Back when I was on the swim team, we would play a game called “Sharks and Minnows”. One kid would stay in the middle of the pool – the shark. Everyone else would be on one side of the pool – the minnows. When coach blew his whistle all the minnows have to swim on the other side of the pool. Any minnow tagged by the shark becomes a shark for the next round. Thus for the second round there may be 1 or 2 more sharks than last time making it a little harder for the minnows because there were more sharks. Round 3 may start with 5 or 6 more sharks. Each round the number of sharks grew “exponentially’. The game continued until there was one lucky minnow left.
This game describes a typical successful DriveWorks implementation.Â [If you are a SOLIDWORKS user, you don’t need me to connect the dots for you. You may skip to the next paragraph. AutoCAD users: read on.] The minnows are your work tasks. The shark is DriveWorks. In a DriveWorks implementation, oftentimes it is best to start small -maybe just one of your easier, more commonly used projects. After you get that project complete, you will have more time available to you to add another project to your DriveWorks collection….and so on, and so on -it’s a snowball effect.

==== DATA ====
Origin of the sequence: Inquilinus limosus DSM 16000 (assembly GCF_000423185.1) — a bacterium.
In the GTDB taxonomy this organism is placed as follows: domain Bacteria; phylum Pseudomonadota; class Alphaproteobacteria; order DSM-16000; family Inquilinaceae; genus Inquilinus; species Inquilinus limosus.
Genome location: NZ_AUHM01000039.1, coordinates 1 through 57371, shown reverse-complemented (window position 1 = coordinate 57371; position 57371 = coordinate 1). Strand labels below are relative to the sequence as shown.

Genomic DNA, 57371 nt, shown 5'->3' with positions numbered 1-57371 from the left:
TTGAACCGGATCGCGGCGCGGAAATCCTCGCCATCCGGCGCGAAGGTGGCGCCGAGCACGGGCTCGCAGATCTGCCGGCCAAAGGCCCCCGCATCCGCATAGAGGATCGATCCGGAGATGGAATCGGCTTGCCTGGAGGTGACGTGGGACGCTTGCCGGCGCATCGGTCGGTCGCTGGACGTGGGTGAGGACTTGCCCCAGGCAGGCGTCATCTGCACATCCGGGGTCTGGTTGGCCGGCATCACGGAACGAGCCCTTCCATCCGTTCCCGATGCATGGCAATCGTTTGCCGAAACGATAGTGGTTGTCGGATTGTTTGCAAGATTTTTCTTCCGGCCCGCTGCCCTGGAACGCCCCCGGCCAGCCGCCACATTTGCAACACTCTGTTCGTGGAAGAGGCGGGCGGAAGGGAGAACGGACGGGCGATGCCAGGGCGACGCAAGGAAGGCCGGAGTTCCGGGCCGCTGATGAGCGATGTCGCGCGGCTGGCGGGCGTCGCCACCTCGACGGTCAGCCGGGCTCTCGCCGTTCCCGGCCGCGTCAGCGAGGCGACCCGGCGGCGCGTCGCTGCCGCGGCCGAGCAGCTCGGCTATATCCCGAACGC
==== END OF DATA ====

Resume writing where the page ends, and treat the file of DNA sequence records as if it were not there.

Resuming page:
On the other side of the coin, I just learned of a “failed” DriveWorks implementation. The customer decided they wanted to do their entire product line at once -and for them this was a huge task. They pulled an engineer off of production and assigned him to the task of building their DriveWorks system full time. This engineer was competent, but management changed the direction they wanted to go with DriveWorks several times -often times causing a loss of work. Meanwhile, production began to fall behind. Now this company had a decision to make. Pull a second designer off of production and put him in to help with the implementation and risk losing orders or put off the DriveWorks implementation. I am sure you can guess what happened. I suppose it isn’t fair to say the implementation failed because they do have plans to try again. Hopefully they will try a more manageable approach next time.